It's difficult to refute monetary logic and numbers of alternative aircraft that can be bought by buying fewer expensive F-35s. Perhaps the number of current and planned KC aerial refuelers is another source of trade-offs instead of an exclusive focus on F-35s that cover three services and three basing options to complicate targeting. One issue is that you are unlikely get DoD to ante up 180 OA-X worth of pilots/mechanics to replace the smaller number of pilots/mechanics supporting 25 F-35s. Also no mention is made of the alternative of retaining the A-10 in lieu of buying the LAAR. In addition, overlooked is the utility of Army attack helicopters and multi-service UAS in the LAAR role.

The A2/AD argument requires high end aircraft. However, low end conflict also has current and future threats that are not trivial. Look at the number of Su-25s shot down in the 2008 Georgia conflict often thought to be by MANPAD. A low slow, less robust LAAR is not as survivable as the current A-10. A higher flying F-35 or even Reaper does not necessarily need to strafe to be effective and by removing itself from low altitude is more likely to survive MANPAD and other hidden gun and missile threats. While North Korea for instance may not have top of the line radar air defenses, it certainly has its fair share of gun threats that could prove lethal to a low-flying LAAR.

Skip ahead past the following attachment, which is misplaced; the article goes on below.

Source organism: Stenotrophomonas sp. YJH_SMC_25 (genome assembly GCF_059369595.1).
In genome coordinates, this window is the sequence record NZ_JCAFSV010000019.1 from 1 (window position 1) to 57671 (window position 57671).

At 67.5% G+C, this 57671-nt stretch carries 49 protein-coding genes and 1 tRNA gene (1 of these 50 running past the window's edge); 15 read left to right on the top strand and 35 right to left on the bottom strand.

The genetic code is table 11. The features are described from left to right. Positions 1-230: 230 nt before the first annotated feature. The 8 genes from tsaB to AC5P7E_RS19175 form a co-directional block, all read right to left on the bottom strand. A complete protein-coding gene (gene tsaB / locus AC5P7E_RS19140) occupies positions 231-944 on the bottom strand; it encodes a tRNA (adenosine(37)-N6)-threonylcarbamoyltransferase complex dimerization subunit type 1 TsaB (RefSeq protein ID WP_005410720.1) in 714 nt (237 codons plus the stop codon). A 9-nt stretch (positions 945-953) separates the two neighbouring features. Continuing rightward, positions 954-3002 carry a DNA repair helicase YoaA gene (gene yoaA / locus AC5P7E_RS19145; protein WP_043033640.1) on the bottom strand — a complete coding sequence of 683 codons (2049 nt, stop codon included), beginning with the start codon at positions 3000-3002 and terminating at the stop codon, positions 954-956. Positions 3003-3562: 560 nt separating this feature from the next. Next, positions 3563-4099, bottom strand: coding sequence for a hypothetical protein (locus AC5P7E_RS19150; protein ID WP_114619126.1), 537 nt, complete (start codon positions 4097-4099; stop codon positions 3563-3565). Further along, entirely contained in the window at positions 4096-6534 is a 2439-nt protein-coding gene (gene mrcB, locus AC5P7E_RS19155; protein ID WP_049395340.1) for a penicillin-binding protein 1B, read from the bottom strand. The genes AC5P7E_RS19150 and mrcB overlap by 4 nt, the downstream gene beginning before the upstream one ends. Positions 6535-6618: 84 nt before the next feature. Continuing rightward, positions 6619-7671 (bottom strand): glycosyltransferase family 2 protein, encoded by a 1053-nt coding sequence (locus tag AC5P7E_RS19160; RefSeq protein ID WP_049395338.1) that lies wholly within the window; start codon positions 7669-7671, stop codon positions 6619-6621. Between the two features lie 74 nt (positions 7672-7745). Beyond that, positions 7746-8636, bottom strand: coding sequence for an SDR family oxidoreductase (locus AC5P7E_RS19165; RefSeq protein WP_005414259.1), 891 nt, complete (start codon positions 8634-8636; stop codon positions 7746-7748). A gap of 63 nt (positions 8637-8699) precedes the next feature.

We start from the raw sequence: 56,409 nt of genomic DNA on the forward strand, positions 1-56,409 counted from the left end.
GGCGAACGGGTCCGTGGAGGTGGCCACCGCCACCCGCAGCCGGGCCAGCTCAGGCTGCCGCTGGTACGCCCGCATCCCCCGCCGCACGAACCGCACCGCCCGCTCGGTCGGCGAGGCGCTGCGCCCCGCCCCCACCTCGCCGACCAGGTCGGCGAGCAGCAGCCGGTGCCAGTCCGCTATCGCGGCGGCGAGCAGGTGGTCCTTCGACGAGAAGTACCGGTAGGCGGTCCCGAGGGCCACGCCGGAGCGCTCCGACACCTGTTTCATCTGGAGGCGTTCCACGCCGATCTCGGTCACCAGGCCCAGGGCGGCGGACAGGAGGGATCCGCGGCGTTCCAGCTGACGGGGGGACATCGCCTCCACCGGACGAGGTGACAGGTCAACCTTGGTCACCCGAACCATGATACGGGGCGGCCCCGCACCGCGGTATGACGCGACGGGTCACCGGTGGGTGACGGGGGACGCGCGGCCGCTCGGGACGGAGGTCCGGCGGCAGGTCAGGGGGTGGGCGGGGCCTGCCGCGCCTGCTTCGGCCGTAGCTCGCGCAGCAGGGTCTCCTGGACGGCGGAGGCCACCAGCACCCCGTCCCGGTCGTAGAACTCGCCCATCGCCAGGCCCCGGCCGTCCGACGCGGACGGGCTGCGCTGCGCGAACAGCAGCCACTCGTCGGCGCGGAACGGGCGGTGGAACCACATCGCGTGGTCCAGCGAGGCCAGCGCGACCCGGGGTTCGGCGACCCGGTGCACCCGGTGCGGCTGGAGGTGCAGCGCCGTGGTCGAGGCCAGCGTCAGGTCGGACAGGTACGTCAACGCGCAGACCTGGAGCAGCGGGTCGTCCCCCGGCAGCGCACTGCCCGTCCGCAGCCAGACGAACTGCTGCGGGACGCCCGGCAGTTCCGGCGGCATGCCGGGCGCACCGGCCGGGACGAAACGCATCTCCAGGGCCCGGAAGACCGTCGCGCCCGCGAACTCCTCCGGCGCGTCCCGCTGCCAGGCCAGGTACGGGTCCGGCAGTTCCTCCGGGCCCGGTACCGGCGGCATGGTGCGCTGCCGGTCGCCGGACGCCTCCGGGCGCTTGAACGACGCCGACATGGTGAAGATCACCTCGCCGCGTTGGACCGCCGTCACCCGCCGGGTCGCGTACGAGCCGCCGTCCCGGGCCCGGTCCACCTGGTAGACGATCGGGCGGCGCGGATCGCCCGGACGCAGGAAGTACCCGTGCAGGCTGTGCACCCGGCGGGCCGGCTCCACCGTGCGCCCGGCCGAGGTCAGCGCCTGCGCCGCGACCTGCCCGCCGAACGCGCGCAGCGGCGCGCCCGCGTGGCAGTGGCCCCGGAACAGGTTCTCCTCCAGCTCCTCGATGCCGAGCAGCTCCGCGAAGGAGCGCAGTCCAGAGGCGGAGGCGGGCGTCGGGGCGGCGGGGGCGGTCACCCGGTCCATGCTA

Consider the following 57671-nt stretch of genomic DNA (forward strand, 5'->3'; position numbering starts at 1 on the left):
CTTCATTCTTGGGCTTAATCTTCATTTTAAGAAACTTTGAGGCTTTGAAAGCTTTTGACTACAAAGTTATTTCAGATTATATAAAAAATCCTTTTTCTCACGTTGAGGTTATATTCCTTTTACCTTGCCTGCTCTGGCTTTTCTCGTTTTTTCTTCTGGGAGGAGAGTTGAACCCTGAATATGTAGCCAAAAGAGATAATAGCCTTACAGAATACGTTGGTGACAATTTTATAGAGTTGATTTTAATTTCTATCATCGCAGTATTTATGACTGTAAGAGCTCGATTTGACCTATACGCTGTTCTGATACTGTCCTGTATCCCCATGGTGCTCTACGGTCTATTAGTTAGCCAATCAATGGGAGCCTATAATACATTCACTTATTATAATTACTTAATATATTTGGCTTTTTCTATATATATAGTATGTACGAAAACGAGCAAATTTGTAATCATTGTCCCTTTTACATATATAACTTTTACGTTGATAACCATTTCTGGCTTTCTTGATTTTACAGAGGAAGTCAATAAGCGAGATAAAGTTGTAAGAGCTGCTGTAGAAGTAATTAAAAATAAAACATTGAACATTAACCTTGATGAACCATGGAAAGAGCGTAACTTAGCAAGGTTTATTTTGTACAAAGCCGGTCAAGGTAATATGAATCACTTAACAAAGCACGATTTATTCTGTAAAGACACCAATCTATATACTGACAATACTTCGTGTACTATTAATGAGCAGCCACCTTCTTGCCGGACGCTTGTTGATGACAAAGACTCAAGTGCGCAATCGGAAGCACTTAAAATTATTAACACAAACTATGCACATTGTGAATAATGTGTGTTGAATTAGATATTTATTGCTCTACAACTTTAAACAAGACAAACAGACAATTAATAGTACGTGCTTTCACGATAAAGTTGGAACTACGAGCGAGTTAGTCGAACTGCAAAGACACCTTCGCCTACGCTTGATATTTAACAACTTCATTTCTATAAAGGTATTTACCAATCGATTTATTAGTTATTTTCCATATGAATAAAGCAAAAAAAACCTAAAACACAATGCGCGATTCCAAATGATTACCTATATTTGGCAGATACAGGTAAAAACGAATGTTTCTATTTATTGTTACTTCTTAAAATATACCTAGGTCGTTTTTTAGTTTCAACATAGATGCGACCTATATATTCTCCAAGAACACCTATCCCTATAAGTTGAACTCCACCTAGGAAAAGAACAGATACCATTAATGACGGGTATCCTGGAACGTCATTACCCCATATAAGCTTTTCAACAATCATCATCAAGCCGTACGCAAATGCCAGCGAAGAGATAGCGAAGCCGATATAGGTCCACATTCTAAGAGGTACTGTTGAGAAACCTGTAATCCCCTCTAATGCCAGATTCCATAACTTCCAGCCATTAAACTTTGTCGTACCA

Second, the author frequently mentions 4-hour missions for both the LAAR and alternative F-35. What is uncovered is the difference in time required to get from the airfield to the mission area. The LAAR easily could use 2 of the 4 hours just getting to and from the conflict area. In contrast a QRF F-35 could arrive three times as fast as a LAAR while other already airborne response F-35s probably could arrive four times faster than the LAAR and loiter for 6-8 hours with aerial refueling if necessary. The likely response will be that the LAAR can employ a smaller closer airfield. The Army Apache/Guardian/Joint Multirole attack rotorcraft pilot can be even closer with no airfield necessary.

However, future threats may employ area denial smart and better aimed conventional munitions and that will require new systems such as the just tested Army laser system (see Aviation Week) demonstrating capacity to shoot down artillery/rockets/mortars/small UAS. The more airfields or assembly areas required by LAARs, the greater the FOB security forces and laser or C-RAM like capabilities required. In a Pacific scenario, the F-35 can support ground troops on Taiwan or a small Japanese or Philippine island from quite some distance due to greater speed and aerial refueling. The A-10 or LAAR, not so much. And over Taiwan, the A-10 and LAAR could not survive mainland PLA and PLAN radar air defenses, or threat fighter aircraft.